This month our experts help a developer to tackle the complications that arise when the main contractor becomes insolvent halfway though a project

When the contractor goes bust

We are a developer for an new office block being built under a JCT98 standard contract. Liquidators have been appointed to the main contractor and we have the following questions:

  • What can we do to mitigate loss?

You must find a new contractor in order to complete the office block as close to the original deadline as possible and so avoid increases in financing costs, to say nothing of the postponement of any rental income. However, a new contractor is likely to charge significantly more owing to the time pressure for completing the works and to take advantage of the fact that the employer has little choice but to finish the project quickly. If the replacement contractor is to be responsible for the contractor’s work to date, an additional premium will be payable.

Your contract gives you the right to recover the difference between your original contractor’s costs and the cost of employing a new contractor, but you are unlikely to be able to do this. You could consider retaining key subcontractors to finish the works, as they will already be familiar with them. If sufficient subcontractors will co-operate, you could consider managing the project yourself – if you have the necessary expertise.

You are responsible for ensuring that health and safety regulations are still being complied with on site and that the works, materials and site are protected from outside interference until a replacement contractor is found.

  • What arrangements should be made to cover insurance till the project is complete?

The JCT98 provides for either the contractor or the employer to take out a joint names policy for all risks. If the policy ends when the contractor becomes insolvent, you should notify the insurer immediately and either obtain a reinstatement of the policy or a further policy. You must ensure that there is valid insurance until a new contractor takes over responsibility.

  • How do we terminate the contractor’s employment?

The contract will be automatically terminated once a liquidator is appointed. As such, there is no need for you to take specific action.

  • The project is some weeks behind schedule. Do LAD (liquidated and ascertained damages) clauses survive determination?

In principle, the LAD clauses remain intact and enforceable. However, if the works are then completed by an alternative contractor it is unlikely that you will be able to claim liquidated damages from your insolvent contractor up to the date of completion as they no longer have the power to stop damages from running. However, the terms of your original contract may allow you to recover liquidated damages even if the contract is completed by another person.

In practice, if the contractor is insolvent then the survival of the clauses is likely to provide you with little comfort – unless you need to set off LADs against money you owe the contractor.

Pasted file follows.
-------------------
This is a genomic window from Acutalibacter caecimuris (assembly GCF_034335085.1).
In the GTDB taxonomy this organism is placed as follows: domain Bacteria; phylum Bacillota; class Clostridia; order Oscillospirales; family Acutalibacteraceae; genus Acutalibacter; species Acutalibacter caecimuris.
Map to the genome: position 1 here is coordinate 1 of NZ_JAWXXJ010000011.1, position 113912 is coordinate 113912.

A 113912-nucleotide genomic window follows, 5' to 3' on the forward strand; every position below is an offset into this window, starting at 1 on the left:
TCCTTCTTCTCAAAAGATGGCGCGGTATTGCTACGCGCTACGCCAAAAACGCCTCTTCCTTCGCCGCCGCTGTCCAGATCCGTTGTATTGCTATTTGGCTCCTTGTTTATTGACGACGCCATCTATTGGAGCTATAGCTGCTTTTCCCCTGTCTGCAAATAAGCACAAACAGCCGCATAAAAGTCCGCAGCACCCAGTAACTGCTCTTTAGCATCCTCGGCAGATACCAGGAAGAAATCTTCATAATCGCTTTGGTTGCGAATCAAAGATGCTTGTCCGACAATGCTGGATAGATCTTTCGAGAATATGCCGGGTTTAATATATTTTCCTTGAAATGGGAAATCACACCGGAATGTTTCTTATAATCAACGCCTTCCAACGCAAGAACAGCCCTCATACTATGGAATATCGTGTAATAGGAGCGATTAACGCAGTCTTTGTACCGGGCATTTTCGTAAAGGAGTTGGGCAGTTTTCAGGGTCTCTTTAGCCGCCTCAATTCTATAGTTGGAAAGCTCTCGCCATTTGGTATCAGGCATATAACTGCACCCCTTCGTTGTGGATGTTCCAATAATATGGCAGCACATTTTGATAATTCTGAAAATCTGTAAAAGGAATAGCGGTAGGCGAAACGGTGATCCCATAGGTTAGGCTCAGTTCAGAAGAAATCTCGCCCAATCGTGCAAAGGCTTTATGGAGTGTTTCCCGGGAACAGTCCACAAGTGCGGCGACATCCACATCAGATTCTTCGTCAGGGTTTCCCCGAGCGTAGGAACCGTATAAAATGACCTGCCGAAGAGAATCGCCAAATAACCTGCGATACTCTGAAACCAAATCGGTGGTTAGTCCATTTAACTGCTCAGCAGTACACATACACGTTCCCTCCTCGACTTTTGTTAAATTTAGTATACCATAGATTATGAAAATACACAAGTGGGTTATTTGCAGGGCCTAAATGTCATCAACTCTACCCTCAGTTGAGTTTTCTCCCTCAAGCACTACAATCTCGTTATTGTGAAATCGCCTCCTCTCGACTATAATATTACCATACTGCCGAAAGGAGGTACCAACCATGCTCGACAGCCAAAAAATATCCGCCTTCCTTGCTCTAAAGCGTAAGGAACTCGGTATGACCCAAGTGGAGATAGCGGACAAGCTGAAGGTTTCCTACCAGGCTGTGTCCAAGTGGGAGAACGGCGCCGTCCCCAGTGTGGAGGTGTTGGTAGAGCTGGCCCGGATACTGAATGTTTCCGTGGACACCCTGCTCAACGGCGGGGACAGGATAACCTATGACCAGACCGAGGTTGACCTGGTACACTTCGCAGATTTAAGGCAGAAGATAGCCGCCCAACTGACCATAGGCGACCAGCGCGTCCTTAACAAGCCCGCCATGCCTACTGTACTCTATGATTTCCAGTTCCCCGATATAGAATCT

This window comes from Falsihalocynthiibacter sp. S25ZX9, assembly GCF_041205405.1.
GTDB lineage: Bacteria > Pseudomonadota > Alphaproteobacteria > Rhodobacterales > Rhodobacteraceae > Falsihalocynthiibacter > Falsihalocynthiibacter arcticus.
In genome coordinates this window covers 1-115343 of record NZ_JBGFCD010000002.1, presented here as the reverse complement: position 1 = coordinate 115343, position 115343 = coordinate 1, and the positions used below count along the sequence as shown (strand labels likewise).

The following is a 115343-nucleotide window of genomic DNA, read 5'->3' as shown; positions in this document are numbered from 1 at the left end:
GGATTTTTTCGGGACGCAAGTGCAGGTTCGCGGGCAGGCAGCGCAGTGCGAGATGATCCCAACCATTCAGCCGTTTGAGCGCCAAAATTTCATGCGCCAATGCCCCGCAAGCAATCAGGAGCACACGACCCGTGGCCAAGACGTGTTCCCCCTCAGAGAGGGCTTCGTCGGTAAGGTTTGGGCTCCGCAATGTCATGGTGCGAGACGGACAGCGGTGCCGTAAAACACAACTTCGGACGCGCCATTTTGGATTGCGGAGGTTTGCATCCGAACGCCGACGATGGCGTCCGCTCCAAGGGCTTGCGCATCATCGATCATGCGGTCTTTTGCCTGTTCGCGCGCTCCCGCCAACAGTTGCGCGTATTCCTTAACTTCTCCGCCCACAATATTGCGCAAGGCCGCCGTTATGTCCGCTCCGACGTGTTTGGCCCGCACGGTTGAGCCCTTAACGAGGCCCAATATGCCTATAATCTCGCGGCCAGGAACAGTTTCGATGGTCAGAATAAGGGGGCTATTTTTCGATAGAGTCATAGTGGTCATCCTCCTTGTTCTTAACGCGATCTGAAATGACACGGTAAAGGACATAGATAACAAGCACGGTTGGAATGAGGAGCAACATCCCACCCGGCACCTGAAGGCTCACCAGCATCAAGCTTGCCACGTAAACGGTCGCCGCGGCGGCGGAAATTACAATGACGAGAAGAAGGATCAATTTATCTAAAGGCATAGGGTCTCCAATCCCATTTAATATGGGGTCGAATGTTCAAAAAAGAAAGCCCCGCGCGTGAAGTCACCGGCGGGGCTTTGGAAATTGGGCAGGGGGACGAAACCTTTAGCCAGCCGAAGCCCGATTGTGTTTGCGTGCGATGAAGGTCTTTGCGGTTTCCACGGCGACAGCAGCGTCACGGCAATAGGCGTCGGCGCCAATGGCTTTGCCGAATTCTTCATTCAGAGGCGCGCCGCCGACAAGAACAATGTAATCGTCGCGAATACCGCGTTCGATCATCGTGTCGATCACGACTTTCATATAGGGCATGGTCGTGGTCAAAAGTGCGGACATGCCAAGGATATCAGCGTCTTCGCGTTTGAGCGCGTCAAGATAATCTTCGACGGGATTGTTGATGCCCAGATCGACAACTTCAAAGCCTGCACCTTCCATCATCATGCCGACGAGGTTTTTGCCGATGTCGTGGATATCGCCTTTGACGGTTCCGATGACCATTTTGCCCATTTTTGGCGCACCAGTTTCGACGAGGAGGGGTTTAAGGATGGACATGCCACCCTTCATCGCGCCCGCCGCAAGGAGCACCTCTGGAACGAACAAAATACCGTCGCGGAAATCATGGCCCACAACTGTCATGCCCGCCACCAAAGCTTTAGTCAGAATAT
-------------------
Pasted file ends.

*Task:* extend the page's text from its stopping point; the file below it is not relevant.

• What can I do when subcontractors and suppliers claim they have the right to remove materials from the site and the building?
All “fixed” materials (that is, those that are annexed to the land) belong automatically to the landowner (who may not necessarily be the employer). Any supplier of goods which qualify as “fixed” becomes an unsecured creditor of the insolvent contractor company.

Your contract states that you only own the goods when you pay the contractor. When the subcontractor has supplied materials to the contractor for which the subcontractor has not yet been paid, it has the right to remove them – so long as it has written proof that it supplied them (this is laid down in section 25 of the Sale of Goods Act 1979).

  • What if subcontractors refuse to complete their work unless they are paid what they are owed by the main contractor?

Many forms of building contract permit the employer to pay a subcontractor direct if the contractor does not pay them. For this to happen, proper notices must be given to the contractor under the contract; however, the right to make direct payment must be exercised before insolvency. Otherwise, the employer must seek the liquidator’s consent before making a direct payment to a third party, as the contractor’s creditors must each be treated equally. If an agreement to pay directly is in place before insolvency then you must pay.

  • The remaining works are the internal finishings and all the services; these were to be carried out by the subcontractors. What procurement path should we choose to complete the project?

If you can manage the project without appointing a main contractor one solution would be to assign the subcontracts to yourself. However, you cannot do this under the JCT98 if a provisional liquidator has been appointed. But, according to the contract, the subcontractors’ obligations to the contractor end with its insolvency, so a second option would be for you to employ the existing subcontractors and suppliers directly, or employ other persons to carry out and complete the works. But you will need to negotiate this with the liquidator and the subcontractors.

Got a question?

If you have a query for Berwin Leighton Paisner, email and we’ll pass it on. Please keep your queries as brief as possible. Replies are only based on information provided, and it is essential you consult a solicitor before putting any advice into action.